sportstalkflorida.com News

SEC Sees Higher Revenues Thanks to Additions

Kony Ealy, Clint Chelf

It seems the addition of Missouri and Texas A&M has done well for the SEC, as they saw an increase in revenue in their first full year in the conference.

According toUSA Today, 2012 federal tax return information says that theconference saw a $41 million bump in revenue,up to $314.5 million. Per the newspaper, SEC commissionerMike Slivealso saw an increase in his pay. Slive was paid $1.2 million in 2012, up $230,000 from the previous year.

According to College Footballk Talk, the large share of the conferences expenses accounted for conference distributions to each SEC member. According to the report,each SEC member that was already in the conference before 2012, received $21 million, which is an increase of about $400,000 from the previous year.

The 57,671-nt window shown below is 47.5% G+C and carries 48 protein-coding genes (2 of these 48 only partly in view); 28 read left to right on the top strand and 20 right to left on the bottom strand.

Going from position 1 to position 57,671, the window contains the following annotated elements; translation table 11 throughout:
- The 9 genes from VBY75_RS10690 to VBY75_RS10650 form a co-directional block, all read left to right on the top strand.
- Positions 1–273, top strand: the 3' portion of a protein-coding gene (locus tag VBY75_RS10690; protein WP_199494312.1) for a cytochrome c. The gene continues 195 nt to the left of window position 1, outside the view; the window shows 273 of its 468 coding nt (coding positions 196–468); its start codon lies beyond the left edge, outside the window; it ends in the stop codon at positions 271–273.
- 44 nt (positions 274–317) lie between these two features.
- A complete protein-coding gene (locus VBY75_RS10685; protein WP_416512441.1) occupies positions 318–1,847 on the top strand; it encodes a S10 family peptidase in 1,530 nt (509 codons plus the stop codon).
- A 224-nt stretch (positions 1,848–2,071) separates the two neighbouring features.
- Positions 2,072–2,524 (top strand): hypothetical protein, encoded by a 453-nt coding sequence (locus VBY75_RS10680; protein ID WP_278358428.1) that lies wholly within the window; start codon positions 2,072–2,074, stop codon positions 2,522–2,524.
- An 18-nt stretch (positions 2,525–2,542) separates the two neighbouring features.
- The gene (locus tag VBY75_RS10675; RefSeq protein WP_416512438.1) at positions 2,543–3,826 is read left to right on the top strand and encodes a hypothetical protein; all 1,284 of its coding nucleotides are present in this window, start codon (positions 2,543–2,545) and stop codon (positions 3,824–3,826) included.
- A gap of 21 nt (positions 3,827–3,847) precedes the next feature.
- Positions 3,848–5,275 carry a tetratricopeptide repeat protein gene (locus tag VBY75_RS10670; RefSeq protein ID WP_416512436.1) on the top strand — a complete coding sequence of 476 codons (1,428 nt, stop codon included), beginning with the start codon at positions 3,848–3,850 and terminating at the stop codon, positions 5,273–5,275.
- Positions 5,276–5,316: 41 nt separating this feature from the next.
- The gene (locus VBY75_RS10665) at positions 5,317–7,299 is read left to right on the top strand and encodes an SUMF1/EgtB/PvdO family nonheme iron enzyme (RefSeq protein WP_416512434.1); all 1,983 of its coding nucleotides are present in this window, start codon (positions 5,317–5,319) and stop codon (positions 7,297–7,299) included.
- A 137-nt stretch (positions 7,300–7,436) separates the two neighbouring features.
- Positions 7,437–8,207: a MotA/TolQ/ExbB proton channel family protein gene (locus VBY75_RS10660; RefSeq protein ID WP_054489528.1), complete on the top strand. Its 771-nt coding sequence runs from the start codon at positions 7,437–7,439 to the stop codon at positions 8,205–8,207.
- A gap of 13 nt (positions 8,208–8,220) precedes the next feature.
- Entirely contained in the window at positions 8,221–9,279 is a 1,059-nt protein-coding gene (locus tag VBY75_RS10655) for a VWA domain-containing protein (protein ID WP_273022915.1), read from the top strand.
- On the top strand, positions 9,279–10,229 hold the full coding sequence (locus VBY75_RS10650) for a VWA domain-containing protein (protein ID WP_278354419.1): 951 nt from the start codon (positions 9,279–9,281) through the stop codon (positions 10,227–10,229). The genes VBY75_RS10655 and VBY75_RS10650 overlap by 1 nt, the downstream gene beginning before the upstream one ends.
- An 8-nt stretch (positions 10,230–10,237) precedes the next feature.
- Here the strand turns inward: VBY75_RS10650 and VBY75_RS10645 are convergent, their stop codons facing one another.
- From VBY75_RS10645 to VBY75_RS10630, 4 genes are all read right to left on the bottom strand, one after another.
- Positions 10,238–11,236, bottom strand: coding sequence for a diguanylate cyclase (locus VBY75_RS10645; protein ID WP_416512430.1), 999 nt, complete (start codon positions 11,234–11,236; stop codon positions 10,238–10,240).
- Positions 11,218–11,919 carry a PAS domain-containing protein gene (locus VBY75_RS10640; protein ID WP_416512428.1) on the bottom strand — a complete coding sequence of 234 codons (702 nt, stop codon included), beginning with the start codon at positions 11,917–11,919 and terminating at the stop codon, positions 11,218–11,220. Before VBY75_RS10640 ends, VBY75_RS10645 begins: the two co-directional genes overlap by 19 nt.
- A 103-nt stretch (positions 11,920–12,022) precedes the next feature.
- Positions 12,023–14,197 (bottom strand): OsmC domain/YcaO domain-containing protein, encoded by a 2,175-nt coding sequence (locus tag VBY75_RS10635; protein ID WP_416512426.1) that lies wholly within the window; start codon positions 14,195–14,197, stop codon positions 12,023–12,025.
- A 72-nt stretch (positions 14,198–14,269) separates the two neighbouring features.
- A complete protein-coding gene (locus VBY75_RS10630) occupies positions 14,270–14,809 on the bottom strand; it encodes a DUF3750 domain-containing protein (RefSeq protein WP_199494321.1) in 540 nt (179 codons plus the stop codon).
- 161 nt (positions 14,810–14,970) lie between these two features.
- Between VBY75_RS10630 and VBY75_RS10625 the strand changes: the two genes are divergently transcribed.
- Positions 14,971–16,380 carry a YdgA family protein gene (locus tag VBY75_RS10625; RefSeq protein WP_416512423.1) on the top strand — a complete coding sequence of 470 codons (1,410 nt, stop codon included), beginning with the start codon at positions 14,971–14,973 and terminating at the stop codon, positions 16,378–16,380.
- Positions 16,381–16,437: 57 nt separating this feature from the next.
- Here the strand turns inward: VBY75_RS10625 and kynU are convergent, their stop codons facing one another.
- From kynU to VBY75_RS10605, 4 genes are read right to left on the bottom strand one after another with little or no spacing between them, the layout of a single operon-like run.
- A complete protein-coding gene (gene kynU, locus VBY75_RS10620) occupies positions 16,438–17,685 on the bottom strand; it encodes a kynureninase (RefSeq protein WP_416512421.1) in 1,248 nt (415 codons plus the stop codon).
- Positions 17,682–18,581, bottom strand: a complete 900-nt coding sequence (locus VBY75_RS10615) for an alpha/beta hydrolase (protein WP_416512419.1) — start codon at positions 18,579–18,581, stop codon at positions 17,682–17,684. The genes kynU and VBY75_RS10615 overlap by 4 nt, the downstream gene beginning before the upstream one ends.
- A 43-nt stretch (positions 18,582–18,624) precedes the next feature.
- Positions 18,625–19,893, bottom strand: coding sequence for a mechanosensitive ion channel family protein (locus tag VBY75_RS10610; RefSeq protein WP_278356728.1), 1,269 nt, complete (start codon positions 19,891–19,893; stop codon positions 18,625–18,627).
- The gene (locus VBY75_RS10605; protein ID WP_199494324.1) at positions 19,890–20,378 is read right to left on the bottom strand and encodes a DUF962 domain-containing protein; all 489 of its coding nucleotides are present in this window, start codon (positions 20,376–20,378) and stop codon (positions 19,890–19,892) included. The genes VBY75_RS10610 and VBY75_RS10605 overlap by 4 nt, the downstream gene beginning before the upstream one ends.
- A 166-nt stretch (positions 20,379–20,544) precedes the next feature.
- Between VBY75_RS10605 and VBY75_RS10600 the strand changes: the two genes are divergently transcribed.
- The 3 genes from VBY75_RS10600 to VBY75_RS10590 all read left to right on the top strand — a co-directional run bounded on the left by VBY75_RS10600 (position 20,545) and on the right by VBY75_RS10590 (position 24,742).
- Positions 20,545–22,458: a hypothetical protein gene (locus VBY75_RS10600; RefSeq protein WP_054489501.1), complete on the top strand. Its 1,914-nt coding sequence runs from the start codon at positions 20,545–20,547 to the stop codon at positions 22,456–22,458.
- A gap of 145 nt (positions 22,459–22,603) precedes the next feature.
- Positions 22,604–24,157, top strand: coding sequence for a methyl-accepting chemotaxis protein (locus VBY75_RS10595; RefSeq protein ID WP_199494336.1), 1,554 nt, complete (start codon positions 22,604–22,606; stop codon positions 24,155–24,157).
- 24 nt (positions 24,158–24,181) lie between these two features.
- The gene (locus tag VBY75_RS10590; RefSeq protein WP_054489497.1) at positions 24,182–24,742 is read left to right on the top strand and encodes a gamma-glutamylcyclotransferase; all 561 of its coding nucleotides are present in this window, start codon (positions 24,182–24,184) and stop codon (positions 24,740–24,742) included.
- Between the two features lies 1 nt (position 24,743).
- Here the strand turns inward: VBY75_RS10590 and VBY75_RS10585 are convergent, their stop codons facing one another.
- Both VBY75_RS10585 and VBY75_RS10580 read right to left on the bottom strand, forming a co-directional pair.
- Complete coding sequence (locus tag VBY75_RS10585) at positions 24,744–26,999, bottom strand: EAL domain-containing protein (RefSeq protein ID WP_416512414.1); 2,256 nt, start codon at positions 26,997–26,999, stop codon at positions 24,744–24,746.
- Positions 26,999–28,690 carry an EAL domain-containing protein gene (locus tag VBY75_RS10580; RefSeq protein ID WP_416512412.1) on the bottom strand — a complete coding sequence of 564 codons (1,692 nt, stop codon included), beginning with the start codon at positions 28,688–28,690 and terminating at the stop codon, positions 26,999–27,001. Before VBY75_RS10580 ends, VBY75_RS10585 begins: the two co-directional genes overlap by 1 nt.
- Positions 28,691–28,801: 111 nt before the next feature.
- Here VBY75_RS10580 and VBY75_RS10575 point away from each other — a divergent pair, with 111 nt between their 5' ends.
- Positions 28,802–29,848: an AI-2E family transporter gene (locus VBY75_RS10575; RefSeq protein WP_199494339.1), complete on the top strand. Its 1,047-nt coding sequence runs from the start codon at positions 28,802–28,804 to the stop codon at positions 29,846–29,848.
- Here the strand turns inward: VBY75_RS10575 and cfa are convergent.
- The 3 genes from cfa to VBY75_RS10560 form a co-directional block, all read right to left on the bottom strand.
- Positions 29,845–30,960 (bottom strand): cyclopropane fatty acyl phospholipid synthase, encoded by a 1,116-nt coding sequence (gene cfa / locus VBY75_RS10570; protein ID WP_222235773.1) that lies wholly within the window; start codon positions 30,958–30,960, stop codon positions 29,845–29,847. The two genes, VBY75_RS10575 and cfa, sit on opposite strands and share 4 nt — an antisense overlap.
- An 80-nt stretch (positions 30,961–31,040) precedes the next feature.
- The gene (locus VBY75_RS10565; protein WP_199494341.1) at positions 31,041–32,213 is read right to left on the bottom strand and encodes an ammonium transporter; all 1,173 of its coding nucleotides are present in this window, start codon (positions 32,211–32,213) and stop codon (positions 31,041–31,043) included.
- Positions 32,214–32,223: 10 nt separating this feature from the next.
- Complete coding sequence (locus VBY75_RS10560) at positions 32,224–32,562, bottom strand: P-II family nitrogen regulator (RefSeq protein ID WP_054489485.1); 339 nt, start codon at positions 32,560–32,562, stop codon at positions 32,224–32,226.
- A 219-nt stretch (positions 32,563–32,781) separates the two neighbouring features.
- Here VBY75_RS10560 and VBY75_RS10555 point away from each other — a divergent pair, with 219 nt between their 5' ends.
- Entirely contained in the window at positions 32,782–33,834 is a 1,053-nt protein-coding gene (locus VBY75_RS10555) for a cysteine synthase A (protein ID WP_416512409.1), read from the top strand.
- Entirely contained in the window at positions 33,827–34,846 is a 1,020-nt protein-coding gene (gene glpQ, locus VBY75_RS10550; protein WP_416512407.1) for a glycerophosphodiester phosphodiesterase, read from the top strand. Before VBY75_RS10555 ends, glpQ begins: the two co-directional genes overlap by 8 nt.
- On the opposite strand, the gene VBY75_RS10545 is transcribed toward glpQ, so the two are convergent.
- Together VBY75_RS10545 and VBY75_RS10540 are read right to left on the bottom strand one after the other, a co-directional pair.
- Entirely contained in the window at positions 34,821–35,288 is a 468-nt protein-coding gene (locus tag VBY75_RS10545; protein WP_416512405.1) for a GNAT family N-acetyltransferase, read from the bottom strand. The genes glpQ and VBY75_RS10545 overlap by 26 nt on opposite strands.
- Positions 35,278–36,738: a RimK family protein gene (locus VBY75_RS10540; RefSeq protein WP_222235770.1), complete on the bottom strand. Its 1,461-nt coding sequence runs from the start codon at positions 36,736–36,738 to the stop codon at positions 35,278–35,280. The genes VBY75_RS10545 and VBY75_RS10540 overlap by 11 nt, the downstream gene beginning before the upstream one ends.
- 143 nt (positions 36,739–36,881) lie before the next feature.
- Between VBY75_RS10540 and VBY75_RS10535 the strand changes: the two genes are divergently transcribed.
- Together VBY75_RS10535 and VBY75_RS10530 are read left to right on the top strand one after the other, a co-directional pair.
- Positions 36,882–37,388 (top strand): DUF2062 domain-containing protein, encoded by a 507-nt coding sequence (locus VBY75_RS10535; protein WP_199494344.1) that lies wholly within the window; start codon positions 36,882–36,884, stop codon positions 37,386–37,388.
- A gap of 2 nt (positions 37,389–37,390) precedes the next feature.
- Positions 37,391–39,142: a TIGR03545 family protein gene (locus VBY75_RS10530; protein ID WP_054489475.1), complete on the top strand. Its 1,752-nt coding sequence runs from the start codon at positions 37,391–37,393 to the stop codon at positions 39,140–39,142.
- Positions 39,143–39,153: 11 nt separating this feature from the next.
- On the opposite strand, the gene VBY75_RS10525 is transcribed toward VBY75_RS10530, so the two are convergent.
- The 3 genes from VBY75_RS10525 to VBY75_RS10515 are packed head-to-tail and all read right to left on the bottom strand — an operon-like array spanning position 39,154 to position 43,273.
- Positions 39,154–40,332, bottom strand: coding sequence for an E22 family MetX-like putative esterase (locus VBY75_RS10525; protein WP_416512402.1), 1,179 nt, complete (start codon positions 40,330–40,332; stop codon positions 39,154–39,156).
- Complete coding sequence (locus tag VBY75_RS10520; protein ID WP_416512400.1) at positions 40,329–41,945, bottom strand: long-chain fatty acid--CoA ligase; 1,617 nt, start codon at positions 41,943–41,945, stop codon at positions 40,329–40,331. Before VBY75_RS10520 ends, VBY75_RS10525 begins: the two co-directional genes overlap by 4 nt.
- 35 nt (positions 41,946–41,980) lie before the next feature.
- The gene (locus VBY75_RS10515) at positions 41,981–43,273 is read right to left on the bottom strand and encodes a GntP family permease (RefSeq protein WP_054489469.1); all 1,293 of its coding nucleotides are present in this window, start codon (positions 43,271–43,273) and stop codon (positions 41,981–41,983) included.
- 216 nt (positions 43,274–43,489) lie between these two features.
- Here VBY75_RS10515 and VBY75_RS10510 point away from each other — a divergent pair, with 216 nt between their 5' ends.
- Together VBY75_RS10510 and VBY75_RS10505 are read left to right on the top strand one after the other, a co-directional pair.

Missouri and Texas A&M received a smaller share of $19.5 million, which was still roughly $7 million more than their final conference share as members of the Big 12.

Slives base salary was less than what the ACC paidJohn Swoffordin 2011 (at least $1.6 million), what the Pac 12'sLarry Scott earned($1.575 million) and whatJim Delanyreceived from the Big Ten ($1.3 million).

But, aside from teams in the conference, TV rights have a lot to do with the money coming in. The addition of the SEC Network will likely lead to increased revenue for the SEC, which results in larger shares for all 14 SEC members.

The conference plans to launch the network in August 2014 and they are still working to get the network in as many homes as possible. Obviously, the more homes they are in, the more money they make.

It's a win-win, right?

For more on this story visit: Kevin McGuire, College Football Talk


our editors